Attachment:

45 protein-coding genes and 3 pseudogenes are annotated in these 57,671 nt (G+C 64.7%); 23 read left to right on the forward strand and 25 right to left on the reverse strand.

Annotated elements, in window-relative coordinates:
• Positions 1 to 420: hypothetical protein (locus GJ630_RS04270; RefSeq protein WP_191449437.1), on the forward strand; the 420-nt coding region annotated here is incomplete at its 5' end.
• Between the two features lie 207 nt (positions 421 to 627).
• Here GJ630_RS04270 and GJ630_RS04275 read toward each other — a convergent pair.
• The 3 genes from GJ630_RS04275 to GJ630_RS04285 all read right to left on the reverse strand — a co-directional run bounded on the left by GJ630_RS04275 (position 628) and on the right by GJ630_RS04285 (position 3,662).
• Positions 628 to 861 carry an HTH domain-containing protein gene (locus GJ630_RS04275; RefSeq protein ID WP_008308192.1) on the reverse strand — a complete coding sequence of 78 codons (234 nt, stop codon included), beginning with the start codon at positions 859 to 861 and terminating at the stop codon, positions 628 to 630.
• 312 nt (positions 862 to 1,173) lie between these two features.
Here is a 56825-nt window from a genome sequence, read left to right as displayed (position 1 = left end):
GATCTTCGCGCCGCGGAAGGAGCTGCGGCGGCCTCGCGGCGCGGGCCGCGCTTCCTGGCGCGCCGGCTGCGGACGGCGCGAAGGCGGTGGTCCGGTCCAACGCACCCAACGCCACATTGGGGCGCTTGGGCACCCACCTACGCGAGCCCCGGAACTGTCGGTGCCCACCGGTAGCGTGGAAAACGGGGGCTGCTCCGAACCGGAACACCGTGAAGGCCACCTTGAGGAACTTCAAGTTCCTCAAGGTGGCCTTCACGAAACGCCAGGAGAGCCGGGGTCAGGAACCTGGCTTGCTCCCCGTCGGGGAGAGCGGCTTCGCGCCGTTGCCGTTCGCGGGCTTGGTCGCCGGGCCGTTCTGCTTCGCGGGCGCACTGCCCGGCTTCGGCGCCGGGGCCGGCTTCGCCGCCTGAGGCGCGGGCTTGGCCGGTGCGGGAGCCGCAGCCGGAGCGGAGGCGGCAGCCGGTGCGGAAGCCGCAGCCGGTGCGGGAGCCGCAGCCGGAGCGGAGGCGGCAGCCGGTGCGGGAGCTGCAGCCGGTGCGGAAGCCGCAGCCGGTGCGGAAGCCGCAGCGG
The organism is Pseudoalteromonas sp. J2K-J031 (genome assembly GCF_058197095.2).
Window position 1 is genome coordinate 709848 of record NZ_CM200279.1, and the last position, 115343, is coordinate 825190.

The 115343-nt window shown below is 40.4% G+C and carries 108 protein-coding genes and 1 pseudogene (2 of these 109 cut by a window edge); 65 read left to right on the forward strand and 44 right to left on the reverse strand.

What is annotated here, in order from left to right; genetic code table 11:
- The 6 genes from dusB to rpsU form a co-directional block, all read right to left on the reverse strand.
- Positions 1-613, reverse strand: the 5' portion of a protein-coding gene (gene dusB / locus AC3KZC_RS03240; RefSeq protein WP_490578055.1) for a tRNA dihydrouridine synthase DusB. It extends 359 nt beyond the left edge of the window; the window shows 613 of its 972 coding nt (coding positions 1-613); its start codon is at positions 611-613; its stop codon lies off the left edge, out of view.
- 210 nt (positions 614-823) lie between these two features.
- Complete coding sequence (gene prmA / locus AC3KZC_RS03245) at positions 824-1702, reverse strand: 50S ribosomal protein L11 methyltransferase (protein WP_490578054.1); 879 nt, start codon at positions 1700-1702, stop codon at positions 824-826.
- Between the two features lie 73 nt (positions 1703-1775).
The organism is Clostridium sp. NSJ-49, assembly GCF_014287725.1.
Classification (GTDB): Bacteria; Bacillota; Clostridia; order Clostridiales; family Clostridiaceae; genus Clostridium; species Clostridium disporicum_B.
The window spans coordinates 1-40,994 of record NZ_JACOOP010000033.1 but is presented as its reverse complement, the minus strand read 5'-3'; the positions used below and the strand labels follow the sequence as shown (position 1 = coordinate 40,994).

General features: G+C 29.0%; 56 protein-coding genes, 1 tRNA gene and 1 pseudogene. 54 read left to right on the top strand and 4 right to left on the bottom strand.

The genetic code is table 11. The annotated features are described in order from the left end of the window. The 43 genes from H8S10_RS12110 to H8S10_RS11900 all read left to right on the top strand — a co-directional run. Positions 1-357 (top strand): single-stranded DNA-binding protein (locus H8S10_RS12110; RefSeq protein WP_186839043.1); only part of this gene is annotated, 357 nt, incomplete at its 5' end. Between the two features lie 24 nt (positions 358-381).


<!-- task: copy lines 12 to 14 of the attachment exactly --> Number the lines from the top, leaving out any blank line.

Window position 1 is genome coordinate 709848 of record NZ_CM200279.1, and the last position, 115343, is coordinate 825190.

The 115343-nt window shown below is 40.4% G+C and carries 108 protein-coding genes and 1 pseudogene (2 of these 109 cut by a window edge); 65 read left to right on the forward strand and 44 right to left on the reverse strand.

What is annotated here, in order from left to right; genetic code table 11: